This page is an essay on the deletion policy.
The Heymann Standard has two meanings.
It is invoked during deletion discussions to point out that an article has been significantly improved since it was nominated for deletion, as the original David Heymann article was; in such cases an editor might say "Keep per WP:HEY."
It can be used to describe the amount of work that an editor feels a page needs to change their !vote (not-vote) from "delete" or "neutral" to "keep" in an Articles for deletion debate. For example: If a !voting editor deems a nominated subject to be non-notable, or believes it could be notable but does not see sufficient evidence in the article "as is", the !voting editor could comment that "This page would need a Heymann Standard (or WP:HEY for short) improvement to get my !vote."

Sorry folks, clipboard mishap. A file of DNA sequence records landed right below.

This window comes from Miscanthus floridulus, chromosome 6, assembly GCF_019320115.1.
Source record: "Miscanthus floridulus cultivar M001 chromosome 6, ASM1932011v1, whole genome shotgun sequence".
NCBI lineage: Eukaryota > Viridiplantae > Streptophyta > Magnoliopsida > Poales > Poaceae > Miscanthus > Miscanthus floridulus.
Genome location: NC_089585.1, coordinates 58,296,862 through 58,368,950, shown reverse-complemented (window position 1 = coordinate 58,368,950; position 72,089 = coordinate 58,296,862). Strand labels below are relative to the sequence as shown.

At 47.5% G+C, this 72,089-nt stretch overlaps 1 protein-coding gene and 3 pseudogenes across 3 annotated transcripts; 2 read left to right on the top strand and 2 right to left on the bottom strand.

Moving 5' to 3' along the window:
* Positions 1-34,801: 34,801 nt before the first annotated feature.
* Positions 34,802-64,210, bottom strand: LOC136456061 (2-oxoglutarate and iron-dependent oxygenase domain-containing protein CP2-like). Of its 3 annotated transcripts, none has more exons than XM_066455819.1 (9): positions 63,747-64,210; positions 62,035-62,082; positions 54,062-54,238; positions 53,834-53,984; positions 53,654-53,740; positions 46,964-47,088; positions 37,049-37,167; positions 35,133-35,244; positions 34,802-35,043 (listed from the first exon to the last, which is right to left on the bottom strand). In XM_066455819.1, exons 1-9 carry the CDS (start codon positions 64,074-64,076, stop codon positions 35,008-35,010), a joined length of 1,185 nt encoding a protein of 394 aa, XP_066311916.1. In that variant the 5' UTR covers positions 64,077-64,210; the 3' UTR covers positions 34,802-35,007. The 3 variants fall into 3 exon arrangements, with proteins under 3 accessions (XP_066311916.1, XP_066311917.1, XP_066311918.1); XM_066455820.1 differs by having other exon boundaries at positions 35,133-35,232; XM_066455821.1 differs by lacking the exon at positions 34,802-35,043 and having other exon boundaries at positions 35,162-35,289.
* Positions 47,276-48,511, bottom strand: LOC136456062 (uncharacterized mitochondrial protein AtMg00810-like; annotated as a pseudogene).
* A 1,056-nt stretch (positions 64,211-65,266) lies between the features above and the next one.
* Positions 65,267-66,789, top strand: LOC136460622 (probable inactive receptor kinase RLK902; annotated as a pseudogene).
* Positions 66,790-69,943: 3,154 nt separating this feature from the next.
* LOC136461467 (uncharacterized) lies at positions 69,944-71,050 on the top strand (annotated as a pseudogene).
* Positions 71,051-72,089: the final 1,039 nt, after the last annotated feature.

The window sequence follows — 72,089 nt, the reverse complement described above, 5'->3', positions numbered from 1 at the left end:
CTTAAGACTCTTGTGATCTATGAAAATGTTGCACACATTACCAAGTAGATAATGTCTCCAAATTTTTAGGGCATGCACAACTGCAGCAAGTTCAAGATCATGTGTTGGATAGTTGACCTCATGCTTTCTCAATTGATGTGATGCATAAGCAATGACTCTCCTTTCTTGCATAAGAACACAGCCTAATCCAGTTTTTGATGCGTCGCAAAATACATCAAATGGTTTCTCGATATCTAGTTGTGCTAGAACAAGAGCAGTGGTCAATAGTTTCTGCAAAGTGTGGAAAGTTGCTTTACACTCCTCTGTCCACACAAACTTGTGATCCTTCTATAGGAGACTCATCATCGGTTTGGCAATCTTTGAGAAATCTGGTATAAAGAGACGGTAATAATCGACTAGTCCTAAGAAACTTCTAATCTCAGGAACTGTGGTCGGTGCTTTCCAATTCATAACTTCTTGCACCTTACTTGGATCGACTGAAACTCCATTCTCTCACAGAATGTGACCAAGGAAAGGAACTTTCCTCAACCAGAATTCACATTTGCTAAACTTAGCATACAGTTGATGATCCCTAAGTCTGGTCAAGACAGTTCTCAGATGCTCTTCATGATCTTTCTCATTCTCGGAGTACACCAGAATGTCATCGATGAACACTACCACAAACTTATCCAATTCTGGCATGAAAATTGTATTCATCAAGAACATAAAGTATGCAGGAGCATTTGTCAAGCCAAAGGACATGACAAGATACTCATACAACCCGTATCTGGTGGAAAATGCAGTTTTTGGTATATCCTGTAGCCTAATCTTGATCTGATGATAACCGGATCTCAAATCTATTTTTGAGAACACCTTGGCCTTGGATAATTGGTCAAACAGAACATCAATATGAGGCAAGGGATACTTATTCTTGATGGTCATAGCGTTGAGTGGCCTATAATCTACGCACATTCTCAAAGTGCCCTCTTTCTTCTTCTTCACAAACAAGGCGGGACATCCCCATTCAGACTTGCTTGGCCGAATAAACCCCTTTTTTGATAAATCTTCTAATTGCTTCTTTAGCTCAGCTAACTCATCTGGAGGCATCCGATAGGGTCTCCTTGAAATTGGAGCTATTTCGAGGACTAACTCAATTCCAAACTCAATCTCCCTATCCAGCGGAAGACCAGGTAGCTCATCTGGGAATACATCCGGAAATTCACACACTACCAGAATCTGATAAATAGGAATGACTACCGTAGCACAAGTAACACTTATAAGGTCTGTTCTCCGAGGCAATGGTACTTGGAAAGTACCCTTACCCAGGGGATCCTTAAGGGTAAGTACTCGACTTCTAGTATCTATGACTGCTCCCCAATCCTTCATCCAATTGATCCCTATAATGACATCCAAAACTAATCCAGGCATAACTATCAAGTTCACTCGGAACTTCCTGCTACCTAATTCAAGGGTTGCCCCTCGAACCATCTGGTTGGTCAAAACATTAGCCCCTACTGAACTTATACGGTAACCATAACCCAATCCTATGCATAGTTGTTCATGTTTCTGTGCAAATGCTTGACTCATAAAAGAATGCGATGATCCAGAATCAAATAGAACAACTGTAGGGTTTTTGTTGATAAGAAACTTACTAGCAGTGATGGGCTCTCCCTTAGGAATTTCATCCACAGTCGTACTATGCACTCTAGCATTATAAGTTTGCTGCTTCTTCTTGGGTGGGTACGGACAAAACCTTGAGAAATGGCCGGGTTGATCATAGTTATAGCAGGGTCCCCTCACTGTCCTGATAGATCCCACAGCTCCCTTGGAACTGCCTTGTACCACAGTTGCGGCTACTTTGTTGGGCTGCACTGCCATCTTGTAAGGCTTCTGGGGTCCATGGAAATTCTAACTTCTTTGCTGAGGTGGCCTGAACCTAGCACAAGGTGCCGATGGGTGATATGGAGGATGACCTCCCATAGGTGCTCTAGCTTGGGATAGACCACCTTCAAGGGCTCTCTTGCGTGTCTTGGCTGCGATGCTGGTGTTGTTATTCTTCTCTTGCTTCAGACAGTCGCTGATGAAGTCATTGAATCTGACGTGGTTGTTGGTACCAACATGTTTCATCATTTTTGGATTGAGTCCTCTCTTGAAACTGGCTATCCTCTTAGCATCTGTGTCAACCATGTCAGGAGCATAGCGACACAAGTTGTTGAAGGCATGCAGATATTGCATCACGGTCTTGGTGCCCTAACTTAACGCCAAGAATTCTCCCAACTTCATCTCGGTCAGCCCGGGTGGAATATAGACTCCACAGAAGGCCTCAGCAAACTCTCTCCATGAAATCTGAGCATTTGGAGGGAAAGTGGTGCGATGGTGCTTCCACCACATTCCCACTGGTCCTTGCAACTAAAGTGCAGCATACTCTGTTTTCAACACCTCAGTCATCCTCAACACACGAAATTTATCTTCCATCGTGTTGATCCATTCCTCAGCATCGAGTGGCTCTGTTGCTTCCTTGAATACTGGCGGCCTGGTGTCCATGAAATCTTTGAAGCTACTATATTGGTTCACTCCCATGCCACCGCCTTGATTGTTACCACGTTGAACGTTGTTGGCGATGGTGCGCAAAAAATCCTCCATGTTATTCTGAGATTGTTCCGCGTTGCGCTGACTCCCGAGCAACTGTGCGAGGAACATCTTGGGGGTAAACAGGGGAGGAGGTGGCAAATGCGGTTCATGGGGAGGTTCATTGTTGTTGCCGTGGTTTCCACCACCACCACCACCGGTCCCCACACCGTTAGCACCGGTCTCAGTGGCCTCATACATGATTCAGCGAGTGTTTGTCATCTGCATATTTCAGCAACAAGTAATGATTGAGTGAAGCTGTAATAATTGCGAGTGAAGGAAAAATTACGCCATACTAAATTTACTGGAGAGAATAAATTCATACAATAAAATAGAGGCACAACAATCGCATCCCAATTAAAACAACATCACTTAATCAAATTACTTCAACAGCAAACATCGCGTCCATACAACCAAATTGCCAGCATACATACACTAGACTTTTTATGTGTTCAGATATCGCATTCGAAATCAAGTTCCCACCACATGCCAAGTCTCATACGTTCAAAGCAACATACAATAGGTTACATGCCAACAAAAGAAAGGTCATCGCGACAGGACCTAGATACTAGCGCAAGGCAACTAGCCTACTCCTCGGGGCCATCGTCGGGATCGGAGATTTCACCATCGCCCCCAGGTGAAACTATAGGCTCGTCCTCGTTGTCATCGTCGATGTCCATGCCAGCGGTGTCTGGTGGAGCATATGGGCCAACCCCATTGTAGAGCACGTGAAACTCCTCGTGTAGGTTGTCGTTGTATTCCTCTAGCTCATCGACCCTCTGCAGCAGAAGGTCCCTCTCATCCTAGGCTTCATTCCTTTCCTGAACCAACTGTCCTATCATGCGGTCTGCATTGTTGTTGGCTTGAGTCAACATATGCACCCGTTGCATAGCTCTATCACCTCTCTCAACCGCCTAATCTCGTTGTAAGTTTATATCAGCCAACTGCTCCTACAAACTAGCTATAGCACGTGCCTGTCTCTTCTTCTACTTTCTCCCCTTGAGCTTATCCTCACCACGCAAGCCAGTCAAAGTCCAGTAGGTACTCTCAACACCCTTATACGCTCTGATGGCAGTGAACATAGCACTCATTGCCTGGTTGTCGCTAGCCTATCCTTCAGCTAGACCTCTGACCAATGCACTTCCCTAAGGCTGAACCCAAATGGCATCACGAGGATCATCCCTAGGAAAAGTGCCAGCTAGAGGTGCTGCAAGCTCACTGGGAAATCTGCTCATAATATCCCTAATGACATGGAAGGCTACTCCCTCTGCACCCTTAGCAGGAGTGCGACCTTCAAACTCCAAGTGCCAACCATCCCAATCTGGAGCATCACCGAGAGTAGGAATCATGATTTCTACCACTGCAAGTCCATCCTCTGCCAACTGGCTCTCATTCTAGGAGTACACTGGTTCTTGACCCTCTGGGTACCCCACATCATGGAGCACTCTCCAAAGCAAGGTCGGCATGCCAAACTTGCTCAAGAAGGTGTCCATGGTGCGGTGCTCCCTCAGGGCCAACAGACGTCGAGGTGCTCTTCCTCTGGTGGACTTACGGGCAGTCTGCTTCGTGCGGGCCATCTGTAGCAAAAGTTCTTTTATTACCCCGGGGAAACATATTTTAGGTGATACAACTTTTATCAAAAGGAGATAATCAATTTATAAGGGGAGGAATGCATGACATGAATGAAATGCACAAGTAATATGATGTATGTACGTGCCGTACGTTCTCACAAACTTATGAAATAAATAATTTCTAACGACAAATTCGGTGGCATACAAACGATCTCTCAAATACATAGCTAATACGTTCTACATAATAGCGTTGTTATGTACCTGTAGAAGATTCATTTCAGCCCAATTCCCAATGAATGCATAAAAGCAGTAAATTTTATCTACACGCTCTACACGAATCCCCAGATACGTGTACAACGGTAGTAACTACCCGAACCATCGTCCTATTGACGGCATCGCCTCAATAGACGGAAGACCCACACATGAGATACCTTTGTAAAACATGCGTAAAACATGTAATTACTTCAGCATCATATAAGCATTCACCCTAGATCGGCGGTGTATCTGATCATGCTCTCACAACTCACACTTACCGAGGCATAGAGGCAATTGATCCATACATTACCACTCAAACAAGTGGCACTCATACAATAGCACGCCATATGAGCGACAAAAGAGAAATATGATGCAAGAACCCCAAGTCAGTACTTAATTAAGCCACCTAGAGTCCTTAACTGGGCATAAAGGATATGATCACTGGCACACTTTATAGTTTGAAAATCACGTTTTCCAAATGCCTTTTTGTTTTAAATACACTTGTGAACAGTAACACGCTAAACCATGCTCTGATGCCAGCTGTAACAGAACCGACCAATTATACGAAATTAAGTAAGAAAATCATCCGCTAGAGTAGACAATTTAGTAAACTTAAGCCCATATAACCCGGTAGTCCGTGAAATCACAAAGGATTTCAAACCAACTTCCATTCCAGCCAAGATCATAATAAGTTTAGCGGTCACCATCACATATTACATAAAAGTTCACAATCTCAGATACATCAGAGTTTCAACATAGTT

The Heymann Standard is named after the David Heymann article, which was first proposed for deletion, then taken to AfD very shortly after it was created. The author and others did a great deal of work on the article while the debate was taking place and the article was both vastly improved and overwhelmingly kept. When first nominated, the page was an unsourced, two-sentence stub that looked like . Three days later, it had fourteen independent sources and had become . A short time later it was listed as a Good article. Following a Good article reassessment three years later, the article was delisted to C-class but this does not affect the principles discussed here.
Debates involving possibly non-notable subjects or articles lacking verification sometimes see a number of "keep", "weak keep" or "keep and expand" type !votes, but little willingness to actually improve the article or demonstrate its notability. Invoking the "Heymann Standard" is an expression of: